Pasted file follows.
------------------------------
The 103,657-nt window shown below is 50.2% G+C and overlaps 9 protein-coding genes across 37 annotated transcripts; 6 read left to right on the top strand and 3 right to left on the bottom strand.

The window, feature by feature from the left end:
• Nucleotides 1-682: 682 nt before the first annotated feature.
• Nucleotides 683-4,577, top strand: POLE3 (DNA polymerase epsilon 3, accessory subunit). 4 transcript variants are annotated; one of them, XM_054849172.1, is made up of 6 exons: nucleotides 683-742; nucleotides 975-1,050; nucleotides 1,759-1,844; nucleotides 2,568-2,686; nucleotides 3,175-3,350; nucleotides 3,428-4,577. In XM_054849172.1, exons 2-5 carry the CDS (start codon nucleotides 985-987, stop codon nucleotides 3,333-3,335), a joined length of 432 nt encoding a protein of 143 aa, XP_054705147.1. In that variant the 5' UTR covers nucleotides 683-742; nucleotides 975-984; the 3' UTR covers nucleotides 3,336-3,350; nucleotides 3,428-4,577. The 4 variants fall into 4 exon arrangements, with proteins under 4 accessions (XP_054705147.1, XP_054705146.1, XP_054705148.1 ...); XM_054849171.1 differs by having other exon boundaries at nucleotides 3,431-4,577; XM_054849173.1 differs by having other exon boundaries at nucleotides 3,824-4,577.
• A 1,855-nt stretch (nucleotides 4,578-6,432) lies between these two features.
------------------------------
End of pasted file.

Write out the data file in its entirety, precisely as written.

The 103,657-nt window shown below is 50.2% G+C and overlaps 9 protein-coding genes across 37 annotated transcripts; 6 read left to right on the top strand and 3 right to left on the bottom strand.

The window, feature by feature from the left end:
• Nucleotides 1-682: 682 nt before the first annotated feature.
• Nucleotides 683-4,577, top strand: POLE3 (DNA polymerase epsilon 3, accessory subunit). 4 transcript variants are annotated; one of them, XM_054849172.1, is made up of 6 exons: nucleotides 683-742; nucleotides 975-1,050; nucleotides 1,759-1,844; nucleotides 2,568-2,686; nucleotides 3,175-3,350; nucleotides 3,428-4,577. In XM_054849172.1, exons 2-5 carry the CDS (start codon nucleotides 985-987, stop codon nucleotides 3,333-3,335), a joined length of 432 nt encoding a protein of 143 aa, XP_054705147.1. In that variant the 5' UTR covers nucleotides 683-742; nucleotides 975-984; the 3' UTR covers nucleotides 3,336-3,350; nucleotides 3,428-4,577. The 4 variants fall into 4 exon arrangements, with proteins under 4 accessions (XP_054705147.1, XP_054705146.1, XP_054705148.1 ...); XM_054849171.1 differs by having other exon boundaries at nucleotides 3,431-4,577; XM_054849173.1 differs by having other exon boundaries at nucleotides 3,824-4,577.
• A 1,855-nt stretch (nucleotides 4,578-6,432) lies between these two features.